Network Centric Warfare Communications with Wireless Sensor Networks and Data Fusion
In this thesis we aim to design efficient algorithms for wireless ad hoc sensor
networks that are supporting network-centric warfare operations. These algorithms
should conform to the hard end to end QoS requirements. They should be energy
efficient. They should fuse and aggregate data to reduce the network traffic and obtain
more accurate assessment of the environment. A particular challenge in the wireless
sensor network setting is the need for distributed estimation algorithms which balance
the limited energy resource at a node with the cost of communication and sensing.
Distributed processing strategies that use a subset of sensor measurements directly
mitigate the volume of inter-node communication thereby conserving power. The challenge
is to decide in an intelligent manner which sensor measurements to use. In other
words, to select a sensor that is likely to provide the greatest improvement to the
estimation at the lowest cost.
For target tracking applications, wireless sensor nodes provide accurate information
since they can be deployed and operated near the phenomenon. These sensing
devices have the opportunity of collaboration among themselves to improve the target
localization and tracking accuracies. An energy-efficient collaborative target tracking
paradigm is developed for wireless sensor networks (WSNs). A mutual informationbased
sensor selection (MISS) algorithm is adopted for participation in the fusion process.
MISS allows the sensor nodes with the highest mutual information about the
target state to transmit data so that the energy consumption is reduced while the
desired target position estimation accuracy is met. In addition, a novel approach to
energy savings in WSNs is devised in the information-controlled transmission power
adjustment (ICTP), where nodes with more information use higher transmission powers
than those that are less informative to share their target state information with the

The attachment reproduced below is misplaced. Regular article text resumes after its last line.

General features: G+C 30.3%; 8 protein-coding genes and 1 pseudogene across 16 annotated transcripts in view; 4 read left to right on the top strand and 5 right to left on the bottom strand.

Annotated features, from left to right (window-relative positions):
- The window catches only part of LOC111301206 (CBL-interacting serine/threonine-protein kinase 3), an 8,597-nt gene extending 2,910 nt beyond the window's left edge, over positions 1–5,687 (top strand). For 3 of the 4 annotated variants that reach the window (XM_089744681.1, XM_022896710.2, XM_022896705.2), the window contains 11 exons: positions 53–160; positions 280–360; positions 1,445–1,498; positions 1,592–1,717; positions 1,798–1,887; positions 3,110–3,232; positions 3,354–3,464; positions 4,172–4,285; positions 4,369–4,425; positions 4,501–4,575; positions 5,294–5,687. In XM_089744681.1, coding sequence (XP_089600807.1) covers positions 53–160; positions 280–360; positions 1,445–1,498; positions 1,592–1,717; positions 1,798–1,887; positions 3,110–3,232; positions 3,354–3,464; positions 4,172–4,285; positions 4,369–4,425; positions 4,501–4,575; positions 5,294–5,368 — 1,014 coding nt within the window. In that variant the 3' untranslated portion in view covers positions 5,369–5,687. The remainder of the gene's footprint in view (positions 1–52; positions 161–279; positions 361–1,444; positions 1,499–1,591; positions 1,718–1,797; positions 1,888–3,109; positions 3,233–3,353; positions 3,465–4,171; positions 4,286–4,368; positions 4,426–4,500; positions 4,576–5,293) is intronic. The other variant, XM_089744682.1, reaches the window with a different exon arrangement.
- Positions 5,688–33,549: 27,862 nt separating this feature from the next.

neighboring nodes. Simulations demonstrate the performance gains offered by MISS
and ICTP in terms of power consumption and target localization accuracy.
A fully-distributed collaborative multi-target tracking framework that eliminates
the need for a central data associator or a central coordinating node for wireless sensor
networks is defined. Details of the distributed data association architecture, which is
more feasible than the ones relying on a coordinating entity, is described. It is shown
that for target tracking applications, the collaboration improves the target localization
performance of the distributed data collecting devices. In order to reduce the communication
energy exhausted for collaboration, the performance of the collaboration logic
manager is examined. Simulation results show that collaborating about a single target
information is a rational decision. The problem of deciding which target information
to collaborate among the detected targets arises. A mutual information based metric
is shown to be a good candidate for deciding on the target which the sensor will
collaborate about with the network.
A fuzzy network association algorithm (FUNA) for associating the target report
from the neighboring sensor node with a track in the track list is described. The rule
base of FUNA is created by consulting to the result of a voting mechanism among
the fuzzy variables to support the association decision. Euclid distance, direction
difference, and speed difference between the track report from the neighboring sensor
node and the track in the track list are the fuzzy variables that support FUNA. It
is shown by simulation that FUNA reduces the number of false network associations
for the meandering targets. Moreover, better target localization accuracies achieved
by FUNA when compared to the Euclid, likelihood, and Mahalanobis distance based
network association metrics.